We wanted to share this fantastic article that was written by one of our clients Jessica Lees, it provides an excellent insight into her experience of using infrared imaging for her horse Ruby and Vet-IR’s service. We would like to thank Jessica for taking the time to put this into words and help other owners understand the importance of IR technology in veterinary investigation. You can read Ruby’s full case study HERE.
When Ruby started headshaking completely out of the blue one day in February 2020, I was completely at a loss. Without an obvious cause, I decided to undertake my own investigations and I came across thermography as part of my research.
From reading various papers, I learned that thermography is an effective diagnostic aid when performed correctly but that reports of accuracy are skewed by individuals using cheap, unreliable thermography cameras with little to no training on how to take accurate images. Intrigued, I searched for a suitable equine thermography company and I found Vet-IR. I was immediately put in contact with Gemma, the imaging consultant who covered my area, and we had a long chat on the phone about what I was hoping to achieve by using thermography, how to prepare Ruby for the images, what to expect on the day and how the report would be set out.
When taking the images, Gemma was incredibly patient, efficient and thorough. I received the report within 5 working days and Gemma called me to discuss the findings in more detail. From the report, it was clear that Ruby’s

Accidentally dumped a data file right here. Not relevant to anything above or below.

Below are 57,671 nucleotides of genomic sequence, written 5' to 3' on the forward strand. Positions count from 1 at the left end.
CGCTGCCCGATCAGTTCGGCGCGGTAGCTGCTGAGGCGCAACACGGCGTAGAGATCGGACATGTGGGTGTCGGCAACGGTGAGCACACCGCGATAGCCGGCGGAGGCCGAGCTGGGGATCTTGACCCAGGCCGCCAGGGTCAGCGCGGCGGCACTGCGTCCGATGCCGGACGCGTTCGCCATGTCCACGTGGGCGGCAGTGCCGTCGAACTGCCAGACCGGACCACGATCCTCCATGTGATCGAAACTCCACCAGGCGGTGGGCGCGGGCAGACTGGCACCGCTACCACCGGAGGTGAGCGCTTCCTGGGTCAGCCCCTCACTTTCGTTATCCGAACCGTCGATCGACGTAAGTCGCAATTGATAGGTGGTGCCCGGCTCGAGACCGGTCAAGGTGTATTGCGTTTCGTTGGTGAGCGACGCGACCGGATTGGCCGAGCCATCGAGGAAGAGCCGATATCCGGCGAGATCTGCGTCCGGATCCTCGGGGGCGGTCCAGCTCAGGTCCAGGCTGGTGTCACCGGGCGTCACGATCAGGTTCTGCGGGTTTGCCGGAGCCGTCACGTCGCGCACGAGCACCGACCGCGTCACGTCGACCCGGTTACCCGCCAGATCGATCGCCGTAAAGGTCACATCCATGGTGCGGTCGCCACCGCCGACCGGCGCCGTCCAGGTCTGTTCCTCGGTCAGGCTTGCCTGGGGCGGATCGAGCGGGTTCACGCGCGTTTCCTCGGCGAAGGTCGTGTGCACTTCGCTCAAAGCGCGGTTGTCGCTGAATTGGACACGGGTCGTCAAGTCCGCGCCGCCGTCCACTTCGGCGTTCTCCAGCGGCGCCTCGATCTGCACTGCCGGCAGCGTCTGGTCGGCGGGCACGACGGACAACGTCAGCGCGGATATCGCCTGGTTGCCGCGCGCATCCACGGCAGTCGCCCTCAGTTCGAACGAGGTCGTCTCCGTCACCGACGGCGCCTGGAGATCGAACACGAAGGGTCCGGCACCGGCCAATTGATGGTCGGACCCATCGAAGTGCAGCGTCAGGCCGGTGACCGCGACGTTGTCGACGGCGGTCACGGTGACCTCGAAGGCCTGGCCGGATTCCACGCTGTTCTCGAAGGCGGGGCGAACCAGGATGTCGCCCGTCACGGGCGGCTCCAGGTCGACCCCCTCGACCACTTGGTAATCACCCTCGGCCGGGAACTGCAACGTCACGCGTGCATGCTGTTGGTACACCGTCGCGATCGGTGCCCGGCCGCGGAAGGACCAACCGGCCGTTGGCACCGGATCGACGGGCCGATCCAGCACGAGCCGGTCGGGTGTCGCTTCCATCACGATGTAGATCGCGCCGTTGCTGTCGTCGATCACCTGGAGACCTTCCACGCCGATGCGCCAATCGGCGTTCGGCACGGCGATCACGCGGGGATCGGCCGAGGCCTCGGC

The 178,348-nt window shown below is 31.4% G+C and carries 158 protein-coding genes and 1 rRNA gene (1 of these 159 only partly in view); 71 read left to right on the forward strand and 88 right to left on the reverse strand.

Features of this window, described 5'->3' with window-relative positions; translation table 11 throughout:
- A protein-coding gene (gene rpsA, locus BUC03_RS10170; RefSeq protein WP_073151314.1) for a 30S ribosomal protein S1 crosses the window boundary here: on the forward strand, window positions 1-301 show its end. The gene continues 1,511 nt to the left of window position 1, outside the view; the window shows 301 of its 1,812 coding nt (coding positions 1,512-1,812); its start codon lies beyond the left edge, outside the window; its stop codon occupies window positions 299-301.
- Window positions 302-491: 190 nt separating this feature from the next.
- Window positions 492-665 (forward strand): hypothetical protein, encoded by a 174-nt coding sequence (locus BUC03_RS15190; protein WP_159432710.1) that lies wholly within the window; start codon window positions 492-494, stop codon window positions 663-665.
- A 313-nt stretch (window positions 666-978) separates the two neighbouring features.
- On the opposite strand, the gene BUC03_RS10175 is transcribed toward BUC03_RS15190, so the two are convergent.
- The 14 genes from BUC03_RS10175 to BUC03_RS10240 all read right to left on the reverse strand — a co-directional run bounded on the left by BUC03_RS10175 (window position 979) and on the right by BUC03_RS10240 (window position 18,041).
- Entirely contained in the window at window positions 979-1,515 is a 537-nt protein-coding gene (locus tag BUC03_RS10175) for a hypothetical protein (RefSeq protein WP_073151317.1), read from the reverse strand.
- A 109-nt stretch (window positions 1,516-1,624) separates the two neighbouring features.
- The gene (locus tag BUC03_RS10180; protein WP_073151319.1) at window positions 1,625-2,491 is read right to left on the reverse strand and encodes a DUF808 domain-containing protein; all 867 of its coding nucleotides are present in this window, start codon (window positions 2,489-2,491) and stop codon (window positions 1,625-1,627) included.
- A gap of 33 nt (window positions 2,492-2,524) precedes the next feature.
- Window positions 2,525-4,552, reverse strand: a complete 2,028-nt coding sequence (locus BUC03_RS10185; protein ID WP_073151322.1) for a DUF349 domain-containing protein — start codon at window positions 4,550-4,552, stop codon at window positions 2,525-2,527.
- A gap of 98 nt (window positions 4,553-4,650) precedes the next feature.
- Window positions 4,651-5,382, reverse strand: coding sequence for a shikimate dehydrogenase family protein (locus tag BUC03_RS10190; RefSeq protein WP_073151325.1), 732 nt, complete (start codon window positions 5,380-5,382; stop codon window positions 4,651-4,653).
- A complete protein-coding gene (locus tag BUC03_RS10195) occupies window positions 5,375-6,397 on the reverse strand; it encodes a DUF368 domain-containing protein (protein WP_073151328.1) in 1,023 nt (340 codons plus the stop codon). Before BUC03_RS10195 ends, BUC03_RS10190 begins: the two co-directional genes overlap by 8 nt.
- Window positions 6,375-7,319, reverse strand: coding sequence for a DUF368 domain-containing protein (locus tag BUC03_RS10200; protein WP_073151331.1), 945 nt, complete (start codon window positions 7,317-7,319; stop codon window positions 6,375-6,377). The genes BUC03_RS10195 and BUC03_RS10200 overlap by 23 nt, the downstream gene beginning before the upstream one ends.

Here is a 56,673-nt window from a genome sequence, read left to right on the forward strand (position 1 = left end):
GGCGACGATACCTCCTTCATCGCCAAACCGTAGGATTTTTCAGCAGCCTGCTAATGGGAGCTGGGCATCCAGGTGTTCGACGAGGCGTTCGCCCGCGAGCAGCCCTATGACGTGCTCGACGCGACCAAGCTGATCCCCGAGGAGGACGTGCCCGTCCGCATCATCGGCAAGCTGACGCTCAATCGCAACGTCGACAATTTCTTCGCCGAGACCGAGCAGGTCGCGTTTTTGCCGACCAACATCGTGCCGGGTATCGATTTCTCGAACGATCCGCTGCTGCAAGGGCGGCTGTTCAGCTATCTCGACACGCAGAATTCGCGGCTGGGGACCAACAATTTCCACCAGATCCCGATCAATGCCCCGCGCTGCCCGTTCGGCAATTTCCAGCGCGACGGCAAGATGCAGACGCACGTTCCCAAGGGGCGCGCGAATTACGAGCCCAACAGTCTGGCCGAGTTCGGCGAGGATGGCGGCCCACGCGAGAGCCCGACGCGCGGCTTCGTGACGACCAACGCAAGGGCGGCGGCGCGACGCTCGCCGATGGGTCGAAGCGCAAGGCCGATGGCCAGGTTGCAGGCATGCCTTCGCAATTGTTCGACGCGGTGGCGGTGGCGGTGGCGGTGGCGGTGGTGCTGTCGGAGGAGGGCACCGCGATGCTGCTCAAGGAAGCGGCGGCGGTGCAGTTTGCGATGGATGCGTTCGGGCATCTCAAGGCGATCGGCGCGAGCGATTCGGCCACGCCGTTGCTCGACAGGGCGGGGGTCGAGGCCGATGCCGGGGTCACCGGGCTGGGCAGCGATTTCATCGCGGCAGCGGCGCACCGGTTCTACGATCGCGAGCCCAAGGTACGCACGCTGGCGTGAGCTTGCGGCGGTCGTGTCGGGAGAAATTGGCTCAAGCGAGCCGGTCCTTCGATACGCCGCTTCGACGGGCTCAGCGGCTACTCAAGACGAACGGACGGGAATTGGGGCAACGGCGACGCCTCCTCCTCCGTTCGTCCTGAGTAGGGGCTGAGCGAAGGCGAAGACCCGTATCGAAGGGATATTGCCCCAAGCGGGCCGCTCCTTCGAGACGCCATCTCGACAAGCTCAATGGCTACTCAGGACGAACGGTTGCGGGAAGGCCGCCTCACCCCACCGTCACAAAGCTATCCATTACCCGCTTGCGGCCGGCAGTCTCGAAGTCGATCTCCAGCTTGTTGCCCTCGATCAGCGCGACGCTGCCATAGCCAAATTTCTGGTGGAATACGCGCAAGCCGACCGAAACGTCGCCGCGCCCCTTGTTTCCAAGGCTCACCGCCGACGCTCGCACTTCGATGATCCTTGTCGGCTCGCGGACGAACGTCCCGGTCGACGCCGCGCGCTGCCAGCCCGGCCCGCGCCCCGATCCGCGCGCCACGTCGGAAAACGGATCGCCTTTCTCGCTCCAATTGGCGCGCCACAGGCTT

issues centred in her spine and pelvis and it was suggested that the thermographic patterns exhibited were indicative of kissing spine and sacroiliac inflammation.
“Personally, I believe that, if I hadn’t had the thermography report done, Ruby’s diagnoses would have taken much longer to pin down, at the expense of her comfort and wellbeing.”
Ruby then had back X-rays and nuclear scintigraphy which correlated the thermography report findings in respect of the kissing spine but the pelvis was found to be within normal parameters on the bone scan. The kissing spine lesions were subsequently mediated with steroids but Ruby was still showing discomfort behind, such as going disunited in canter and general discomfort on palpation of the sacroiliac area, and so she was later medicated in her sacroiliac as well.
With regards to the sacroiliac issues, these were pinpointed by the thermography and correlated by Ruby’s positive reaction to receiving targeted steroidal medication to that region. No issues were found with Ruby’s head or neck via thermography, X-ray or nuclear scintigraphy. It was from the thermography report that I found that Ruby had ulcers as well as, once it was evident that she was experiencing chronic pain with her spine and pelvis, ulcers were more than likely to be a secondary condition as a result.
As well as using it as an investigative tool, I would also use thermography again for a “maintenance” report to keep an eye on the conditions previously identified.
I have continued to keep in touch with Gemma, who is clearly invested in Ruby’s progress, and I would not hesitate to recommend her and Vet-IR to other horse owners, especially those at a loss as to the cause of their horse’s symptoms. Personally, I believe that, if I hadn’t had the thermography report done, Ruby’s diagnoses would have taken much longer to pin down, at the expense of her comfort and wellbeing.